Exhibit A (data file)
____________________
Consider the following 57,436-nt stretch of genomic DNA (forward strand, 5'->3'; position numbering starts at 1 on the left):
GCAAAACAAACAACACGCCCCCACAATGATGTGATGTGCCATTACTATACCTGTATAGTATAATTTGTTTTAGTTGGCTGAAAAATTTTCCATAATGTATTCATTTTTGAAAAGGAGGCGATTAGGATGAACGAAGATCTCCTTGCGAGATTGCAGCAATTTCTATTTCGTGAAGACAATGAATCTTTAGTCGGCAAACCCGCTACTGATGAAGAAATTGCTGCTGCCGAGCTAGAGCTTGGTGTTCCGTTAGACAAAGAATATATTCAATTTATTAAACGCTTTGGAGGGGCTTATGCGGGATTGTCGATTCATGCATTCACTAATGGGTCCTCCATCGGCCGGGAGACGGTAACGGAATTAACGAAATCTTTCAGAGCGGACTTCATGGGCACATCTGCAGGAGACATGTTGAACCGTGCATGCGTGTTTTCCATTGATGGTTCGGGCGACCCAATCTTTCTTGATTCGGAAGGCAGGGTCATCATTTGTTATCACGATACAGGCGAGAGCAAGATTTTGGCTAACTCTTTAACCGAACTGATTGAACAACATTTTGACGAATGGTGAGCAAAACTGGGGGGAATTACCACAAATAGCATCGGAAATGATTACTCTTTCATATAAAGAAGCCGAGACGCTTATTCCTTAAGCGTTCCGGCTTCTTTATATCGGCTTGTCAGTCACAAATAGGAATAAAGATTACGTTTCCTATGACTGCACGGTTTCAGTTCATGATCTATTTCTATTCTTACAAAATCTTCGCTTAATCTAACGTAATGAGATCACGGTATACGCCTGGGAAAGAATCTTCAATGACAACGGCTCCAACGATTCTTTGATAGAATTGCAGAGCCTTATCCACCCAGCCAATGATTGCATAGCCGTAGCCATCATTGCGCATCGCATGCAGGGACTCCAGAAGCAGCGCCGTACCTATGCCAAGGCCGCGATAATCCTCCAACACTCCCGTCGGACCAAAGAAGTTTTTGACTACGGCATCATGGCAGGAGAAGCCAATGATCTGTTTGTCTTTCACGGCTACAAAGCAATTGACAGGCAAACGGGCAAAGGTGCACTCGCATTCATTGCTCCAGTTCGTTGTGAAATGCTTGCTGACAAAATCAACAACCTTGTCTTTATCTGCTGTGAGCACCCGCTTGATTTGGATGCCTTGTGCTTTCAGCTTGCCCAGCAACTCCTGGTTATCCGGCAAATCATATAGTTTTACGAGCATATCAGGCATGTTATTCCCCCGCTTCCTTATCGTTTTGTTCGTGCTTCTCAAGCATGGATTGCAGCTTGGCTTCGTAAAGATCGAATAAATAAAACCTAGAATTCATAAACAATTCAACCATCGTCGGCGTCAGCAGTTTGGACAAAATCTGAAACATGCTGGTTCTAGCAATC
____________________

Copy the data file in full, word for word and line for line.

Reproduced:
Consider the following 57,436-nt stretch of genomic DNA (forward strand, 5'->3'; position numbering starts at 1 on the left):
GCAAAACAAACAACACGCCCCCACAATGATGTGATGTGCCATTACTATACCTGTATAGTATAATTTGTTTTAGTTGGCTGAAAAATTTTCCATAATGTATTCATTTTTGAAAAGGAGGCGATTAGGATGAACGAAGATCTCCTTGCGAGATTGCAGCAATTTCTATTTCGTGAAGACAATGAATCTTTAGTCGGCAAACCCGCTACTGATGAAGAAATTGCTGCTGCCGAGCTAGAGCTTGGTGTTCCGTTAGACAAAGAATATATTCAATTTATTAAACGCTTTGGAGGGGCTTATGCGGGATTGTCGATTCATGCATTCACTAATGGGTCCTCCATCGGCCGGGAGACGGTAACGGAATTAACGAAATCTTTCAGAGCGGACTTCATGGGCACATCTGCAGGAGACATGTTGAACCGTGCATGCGTGTTTTCCATTGATGGTTCGGGCGACCCAATCTTTCTTGATTCGGAAGGCAGGGTCATCATTTGTTATCACGATACAGGCGAGAGCAAGATTTTGGCTAACTCTTTAACCGAACTGATTGAACAACATTTTGACGAATGGTGAGCAAAACTGGGGGGAATTACCACAAATAGCATCGGAAATGATTACTCTTTCATATAAAGAAGCCGAGACGCTTATTCCTTAAGCGTTCCGGCTTCTTTATATCGGCTTGTCAGTCACAAATAGGAATAAAGATTACGTTTCCTATGACTGCACGGTTTCAGTTCATGATCTATTTCTATTCTTACAAAATCTTCGCTTAATCTAACGTAATGAGATCACGGTATACGCCTGGGAAAGAATCTTCAATGACAACGGCTCCAACGATTCTTTGATAGAATTGCAGAGCCTTATCCACCCAGCCAATGATTGCATAGCCGTAGCCATCATTGCGCATCGCATGCAGGGACTCCAGAAGCAGCGCCGTACCTATGCCAAGGCCGCGATAATCCTCCAACACTCCCGTCGGACCAAAGAAGTTTTTGACTACGGCATCATGGCAGGAGAAGCCAATGATCTGTTTGTCTTTCACGGCTACAAAGCAATTGACAGGCAAACGGGCAAAGGTGCACTCGCATTCATTGCTCCAGTTCGTTGTGAAATGCTTGCTGACAAAATCAACAACCTTGTCTTTATCTGCTGTGAGCACCCGCTTGATTTGGATGCCTTGTGCTTTCAGCTTGCCCAGCAACTCCTGGTTATCCGGCAAATCATATAGTTTTACGAGCATATCAGGCATGTTATTCCCCCGCTTCCTTATCGTTTTGTTCGTGCTTCTCAAGCATGGATTGCAGCTTGGCTTCGTAAAGATCGAATAAATAAAACCTAGAATTCATAAACAATTCAACCATCGTCGGCGTCAGCAGTTTGGACAAAATCTGAAACATGCTGGTTCTAGCAATC